During the most recent period studied (mid-2007 to mid-2009), 131 countries (or about two-thirds) interfered with the worship or other religious practices of one or more groups in at least a few cases, up from 128 countries in the period from mid-2006 to mid-2008. (See Summary of Results, GRI Q. 4.) Such interference included instances when local officials refused to grant or made it difficult to obtain zoning permits to build places of worship, which happened in countries ranging from Switzerland to Swaziland. It also included more widespread instances of interference. Indeed, governments in 50 countries (25%) prohibited the religious or worship practices of one or more religious groups as a general policy. This type of restriction was up sharply from the period ending in mid-2008, when 38 countries (19%) fell into this category.



There was a notable increase in the number of countries that regulate religious symbols, such as head or body coverings for women or facial hair for men. The number of countries that had such restrictions rose from 42 as of mid-2008 to 53 as of mid-2009. (See Summary of Results, GRI Q. 10.) There was a particularly sharp increase in the number of countries that regulate face, head or body coverings for women, which rose from 31 to 42, a 35% increase. In Canada, for instance, an Ontario Superior Court judge ruled in May 2009 that Muslim women do not have a blanket right to wear a face-covering veil (the niqab) while testifying in court, saying judges should decide this on a case-by-case basis. Several countries, including Oman and Algeria, appeared to step up their enforcement of restrictions on wearing face-covering veils. In Oman, women are permitted to wear the hijab (headscarf) in passport and other official photographs, but they are not allowed to wear veils that fully cover the face in official photos. Algeria allows female government employees to wear headscarves or crosses at work, but it forbids them from wearing the niqab.

In France – which in 2004 banned the wearing of conspicuous religious symbols, including head scarves and large crosses, in public schools – some politicians began calling for the establishment of a commission to study the effect of head-to-toe burqas and face-covering Islamic veils on French society. French President Nicolas Sarkozy appeared to endorse the idea in his first state of the nation address on June 22, 2009, saying “the burqa is not welcome in France.” (The French Parliament voted to ban burqas and full-face veils in public places in 2010, outside the period covered in this report; the ban took effect in April 2011.)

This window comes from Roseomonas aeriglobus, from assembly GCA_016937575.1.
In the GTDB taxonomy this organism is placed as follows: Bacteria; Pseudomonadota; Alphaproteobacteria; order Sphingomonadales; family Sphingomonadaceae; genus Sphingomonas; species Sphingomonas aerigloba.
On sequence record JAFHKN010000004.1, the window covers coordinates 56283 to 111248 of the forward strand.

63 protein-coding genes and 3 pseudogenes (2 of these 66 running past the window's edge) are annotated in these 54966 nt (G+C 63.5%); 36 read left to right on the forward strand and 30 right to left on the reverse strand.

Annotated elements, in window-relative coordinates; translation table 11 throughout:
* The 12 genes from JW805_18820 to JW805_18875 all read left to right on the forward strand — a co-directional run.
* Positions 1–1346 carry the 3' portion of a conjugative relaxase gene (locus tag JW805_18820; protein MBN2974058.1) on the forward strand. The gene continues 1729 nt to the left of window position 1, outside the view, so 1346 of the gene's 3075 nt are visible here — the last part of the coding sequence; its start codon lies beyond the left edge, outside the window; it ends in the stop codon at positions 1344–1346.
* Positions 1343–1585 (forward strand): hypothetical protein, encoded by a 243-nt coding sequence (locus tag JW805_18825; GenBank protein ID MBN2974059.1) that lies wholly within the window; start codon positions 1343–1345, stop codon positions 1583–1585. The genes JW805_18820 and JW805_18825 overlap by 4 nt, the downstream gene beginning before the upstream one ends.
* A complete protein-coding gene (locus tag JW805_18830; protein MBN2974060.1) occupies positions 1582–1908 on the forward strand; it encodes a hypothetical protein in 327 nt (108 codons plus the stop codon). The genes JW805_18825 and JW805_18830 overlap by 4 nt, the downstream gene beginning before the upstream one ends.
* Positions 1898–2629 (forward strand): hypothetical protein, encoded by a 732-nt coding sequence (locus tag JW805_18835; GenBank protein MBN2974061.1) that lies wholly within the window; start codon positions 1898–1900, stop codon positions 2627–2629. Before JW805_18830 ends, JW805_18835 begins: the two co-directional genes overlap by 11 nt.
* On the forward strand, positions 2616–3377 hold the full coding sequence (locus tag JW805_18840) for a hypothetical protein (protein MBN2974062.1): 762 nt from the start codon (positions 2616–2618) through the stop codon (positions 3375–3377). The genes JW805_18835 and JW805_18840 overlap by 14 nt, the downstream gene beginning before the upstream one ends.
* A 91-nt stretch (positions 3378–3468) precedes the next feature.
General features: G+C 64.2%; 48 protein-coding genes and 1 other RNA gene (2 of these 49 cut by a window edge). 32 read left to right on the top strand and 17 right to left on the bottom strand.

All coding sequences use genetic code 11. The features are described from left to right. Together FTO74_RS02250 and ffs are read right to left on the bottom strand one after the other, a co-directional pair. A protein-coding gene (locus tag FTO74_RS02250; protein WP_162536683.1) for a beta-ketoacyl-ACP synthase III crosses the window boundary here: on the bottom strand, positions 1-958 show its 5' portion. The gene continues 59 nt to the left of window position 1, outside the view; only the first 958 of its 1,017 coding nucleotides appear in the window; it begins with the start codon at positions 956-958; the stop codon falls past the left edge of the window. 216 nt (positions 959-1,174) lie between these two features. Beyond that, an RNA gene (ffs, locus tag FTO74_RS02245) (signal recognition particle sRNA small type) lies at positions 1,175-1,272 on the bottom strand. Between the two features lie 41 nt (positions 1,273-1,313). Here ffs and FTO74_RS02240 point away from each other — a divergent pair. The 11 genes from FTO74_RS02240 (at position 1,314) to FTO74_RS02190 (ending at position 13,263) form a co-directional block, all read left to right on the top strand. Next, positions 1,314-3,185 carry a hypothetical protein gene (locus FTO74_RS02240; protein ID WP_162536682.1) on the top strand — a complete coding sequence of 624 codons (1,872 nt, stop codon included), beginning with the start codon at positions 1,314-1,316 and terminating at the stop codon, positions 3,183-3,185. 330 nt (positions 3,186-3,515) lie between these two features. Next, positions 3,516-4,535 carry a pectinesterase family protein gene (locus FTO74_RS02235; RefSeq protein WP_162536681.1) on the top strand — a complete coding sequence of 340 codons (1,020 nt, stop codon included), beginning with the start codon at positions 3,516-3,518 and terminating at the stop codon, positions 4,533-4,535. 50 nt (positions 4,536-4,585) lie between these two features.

The number of countries where the government limits religious literature or broadcasting rose from 80 as of mid-2008 to 87 as of mid-2009. (See Summary of Results, GRI Q. 8.) In Germany, for instance, the Federal Ministry of the Interior announced on Oct.12, 2008, that it was banning broadcasts of Al-Manar TV, a television station based in Beirut, Lebanon. The German ministry said it banned the broadcasts because they contained anti-Semitic propaganda. But governments sometimes restricted religious broadcasting or literature in less direct ways. In April 2009, for example, the Catholic Church reportedly was pressured by the Zambian government to relieve a priest of his duties after he strongly criticized the government on his popular radio program.

Certain government policies that on the surface appear to be neutral can, in practice, result in restrictions on religion. For example, most countries or territories (181 during the period ending in mid-2009) required religious groups to register with the government for one purpose or another, such as to obtain tax-exempt status. (See Summary of Results, GRI Q. 18.) But these registration requirements resulted in major problems for, or outright discrimination against, certain groups in 86 countries as of mid-2009, up from 79 countries in the period ending in mid-2008. For example, because the Serbian government did not allow some religious groups to register – including the League of Baptists, Jehovah’s Witnesses, the Hare Krishna movement, the Seventh Day Adventist Reform Movement and several evangelical Protestant churches – they could not air programming on public media; the code of conduct of the state’s Republic Broadcasting Agency restricts public media access to registered religious groups.